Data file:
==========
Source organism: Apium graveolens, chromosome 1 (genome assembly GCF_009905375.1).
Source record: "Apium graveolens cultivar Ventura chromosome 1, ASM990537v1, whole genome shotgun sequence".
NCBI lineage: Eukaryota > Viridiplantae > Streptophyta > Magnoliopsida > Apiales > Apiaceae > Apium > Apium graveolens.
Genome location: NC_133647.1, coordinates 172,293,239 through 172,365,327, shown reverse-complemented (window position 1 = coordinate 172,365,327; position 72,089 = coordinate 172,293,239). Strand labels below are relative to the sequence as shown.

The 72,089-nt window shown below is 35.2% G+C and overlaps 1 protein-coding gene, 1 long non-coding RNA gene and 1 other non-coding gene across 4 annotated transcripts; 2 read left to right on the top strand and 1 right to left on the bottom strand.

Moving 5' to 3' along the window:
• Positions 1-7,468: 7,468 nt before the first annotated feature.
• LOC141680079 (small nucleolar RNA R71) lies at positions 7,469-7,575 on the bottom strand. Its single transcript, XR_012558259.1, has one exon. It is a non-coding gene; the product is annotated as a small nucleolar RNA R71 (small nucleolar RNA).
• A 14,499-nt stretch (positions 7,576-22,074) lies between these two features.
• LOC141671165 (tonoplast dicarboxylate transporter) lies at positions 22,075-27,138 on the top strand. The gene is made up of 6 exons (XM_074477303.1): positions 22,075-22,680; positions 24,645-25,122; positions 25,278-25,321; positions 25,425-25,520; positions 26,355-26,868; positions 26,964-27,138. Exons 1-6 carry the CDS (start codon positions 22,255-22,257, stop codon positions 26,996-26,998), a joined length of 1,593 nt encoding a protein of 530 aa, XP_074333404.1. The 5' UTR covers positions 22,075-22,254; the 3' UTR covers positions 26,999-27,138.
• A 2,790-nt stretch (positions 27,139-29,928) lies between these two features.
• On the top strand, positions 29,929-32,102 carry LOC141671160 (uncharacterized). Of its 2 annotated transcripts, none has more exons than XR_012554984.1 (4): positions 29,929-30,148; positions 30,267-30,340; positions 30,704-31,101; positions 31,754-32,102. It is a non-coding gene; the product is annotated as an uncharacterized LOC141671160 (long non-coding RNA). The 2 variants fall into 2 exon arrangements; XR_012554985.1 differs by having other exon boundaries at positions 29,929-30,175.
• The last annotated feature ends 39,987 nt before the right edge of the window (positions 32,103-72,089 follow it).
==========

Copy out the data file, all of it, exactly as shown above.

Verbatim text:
Source organism: Apium graveolens, chromosome 1 (genome assembly GCF_009905375.1).
Source record: "Apium graveolens cultivar Ventura chromosome 1, ASM990537v1, whole genome shotgun sequence".
NCBI lineage: Eukaryota > Viridiplantae > Streptophyta > Magnoliopsida > Apiales > Apiaceae > Apium > Apium graveolens.
Genome location: NC_133647.1, coordinates 172,293,239 through 172,365,327, shown reverse-complemented (window position 1 = coordinate 172,365,327; position 72,089 = coordinate 172,293,239). Strand labels below are relative to the sequence as shown.

The 72,089-nt window shown below is 35.2% G+C and overlaps 1 protein-coding gene, 1 long non-coding RNA gene and 1 other non-coding gene across 4 annotated transcripts; 2 read left to right on the top strand and 1 right to left on the bottom strand.

Moving 5' to 3' along the window:
• Positions 1-7,468: 7,468 nt before the first annotated feature.
• LOC141680079 (small nucleolar RNA R71) lies at positions 7,469-7,575 on the bottom strand. Its single transcript, XR_012558259.1, has one exon. It is a non-coding gene; the product is annotated as a small nucleolar RNA R71 (small nucleolar RNA).
• A 14,499-nt stretch (positions 7,576-22,074) lies between these two features.
• LOC141671165 (tonoplast dicarboxylate transporter) lies at positions 22,075-27,138 on the top strand. The gene is made up of 6 exons (XM_074477303.1): positions 22,075-22,680; positions 24,645-25,122; positions 25,278-25,321; positions 25,425-25,520; positions 26,355-26,868; positions 26,964-27,138. Exons 1-6 carry the CDS (start codon positions 22,255-22,257, stop codon positions 26,996-26,998), a joined length of 1,593 nt encoding a protein of 530 aa, XP_074333404.1. The 5' UTR covers positions 22,075-22,254; the 3' UTR covers positions 26,999-27,138.
• A 2,790-nt stretch (positions 27,139-29,928) lies between these two features.
• On the top strand, positions 29,929-32,102 carry LOC141671160 (uncharacterized). Of its 2 annotated transcripts, none has more exons than XR_012554984.1 (4): positions 29,929-30,148; positions 30,267-30,340; positions 30,704-31,101; positions 31,754-32,102. It is a non-coding gene; the product is annotated as an uncharacterized LOC141671160 (long non-coding RNA). The 2 variants fall into 2 exon arrangements; XR_012554985.1 differs by having other exon boundaries at positions 29,929-30,175.
• The last annotated feature ends 39,987 nt before the right edge of the window (positions 32,103-72,089 follow it).